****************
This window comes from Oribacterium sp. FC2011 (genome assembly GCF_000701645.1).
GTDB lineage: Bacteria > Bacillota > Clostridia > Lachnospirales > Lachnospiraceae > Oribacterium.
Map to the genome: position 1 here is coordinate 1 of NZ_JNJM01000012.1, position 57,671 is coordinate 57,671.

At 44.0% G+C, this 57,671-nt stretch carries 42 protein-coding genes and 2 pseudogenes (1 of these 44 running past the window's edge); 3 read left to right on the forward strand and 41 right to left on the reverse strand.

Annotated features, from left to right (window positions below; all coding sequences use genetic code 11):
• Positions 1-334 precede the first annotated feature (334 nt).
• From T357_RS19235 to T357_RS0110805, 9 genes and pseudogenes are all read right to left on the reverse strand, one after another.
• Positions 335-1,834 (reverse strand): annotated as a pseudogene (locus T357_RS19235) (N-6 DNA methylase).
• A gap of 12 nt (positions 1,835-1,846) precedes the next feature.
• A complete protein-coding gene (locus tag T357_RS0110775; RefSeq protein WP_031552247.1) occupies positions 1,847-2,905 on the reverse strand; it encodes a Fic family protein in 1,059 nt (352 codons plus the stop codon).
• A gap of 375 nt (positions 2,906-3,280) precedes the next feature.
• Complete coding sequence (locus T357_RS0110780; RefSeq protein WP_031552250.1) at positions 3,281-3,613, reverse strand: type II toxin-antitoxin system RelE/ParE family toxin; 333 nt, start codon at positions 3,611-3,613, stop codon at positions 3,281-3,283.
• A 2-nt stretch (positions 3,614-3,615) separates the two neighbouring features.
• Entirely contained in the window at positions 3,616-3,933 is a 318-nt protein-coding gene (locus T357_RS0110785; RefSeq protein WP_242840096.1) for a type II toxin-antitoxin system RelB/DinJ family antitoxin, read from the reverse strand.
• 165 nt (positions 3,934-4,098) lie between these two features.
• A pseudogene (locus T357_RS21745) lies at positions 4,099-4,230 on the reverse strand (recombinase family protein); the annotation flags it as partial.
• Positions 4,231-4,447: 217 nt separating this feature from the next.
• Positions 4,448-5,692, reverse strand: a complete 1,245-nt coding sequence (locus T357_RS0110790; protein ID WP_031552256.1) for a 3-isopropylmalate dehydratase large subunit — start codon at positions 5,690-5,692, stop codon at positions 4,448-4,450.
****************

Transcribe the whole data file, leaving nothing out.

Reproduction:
This window comes from Oribacterium sp. FC2011 (genome assembly GCF_000701645.1).
GTDB lineage: Bacteria > Bacillota > Clostridia > Lachnospirales > Lachnospiraceae > Oribacterium.
Map to the genome: position 1 here is coordinate 1 of NZ_JNJM01000012.1, position 57,671 is coordinate 57,671.

At 44.0% G+C, this 57,671-nt stretch carries 42 protein-coding genes and 2 pseudogenes (1 of these 44 running past the window's edge); 3 read left to right on the forward strand and 41 right to left on the reverse strand.

Annotated features, from left to right (window positions below; all coding sequences use genetic code 11):
• Positions 1-334 precede the first annotated feature (334 nt).
• From T357_RS19235 to T357_RS0110805, 9 genes and pseudogenes are all read right to left on the reverse strand, one after another.
• Positions 335-1,834 (reverse strand): annotated as a pseudogene (locus T357_RS19235) (N-6 DNA methylase).
• A gap of 12 nt (positions 1,835-1,846) precedes the next feature.
• A complete protein-coding gene (locus tag T357_RS0110775; RefSeq protein WP_031552247.1) occupies positions 1,847-2,905 on the reverse strand; it encodes a Fic family protein in 1,059 nt (352 codons plus the stop codon).
• A gap of 375 nt (positions 2,906-3,280) precedes the next feature.
• Complete coding sequence (locus T357_RS0110780; RefSeq protein WP_031552250.1) at positions 3,281-3,613, reverse strand: type II toxin-antitoxin system RelE/ParE family toxin; 333 nt, start codon at positions 3,611-3,613, stop codon at positions 3,281-3,283.
• A 2-nt stretch (positions 3,614-3,615) separates the two neighbouring features.
• Entirely contained in the window at positions 3,616-3,933 is a 318-nt protein-coding gene (locus T357_RS0110785; RefSeq protein WP_242840096.1) for a type II toxin-antitoxin system RelB/DinJ family antitoxin, read from the reverse strand.
• 165 nt (positions 3,934-4,098) lie between these two features.
• A pseudogene (locus T357_RS21745) lies at positions 4,099-4,230 on the reverse strand (recombinase family protein); the annotation flags it as partial.
• Positions 4,231-4,447: 217 nt separating this feature from the next.
• Positions 4,448-5,692, reverse strand: a complete 1,245-nt coding sequence (locus T357_RS0110790; protein ID WP_031552256.1) for a 3-isopropylmalate dehydratase large subunit — start codon at positions 5,690-5,692, stop codon at positions 4,448-4,450.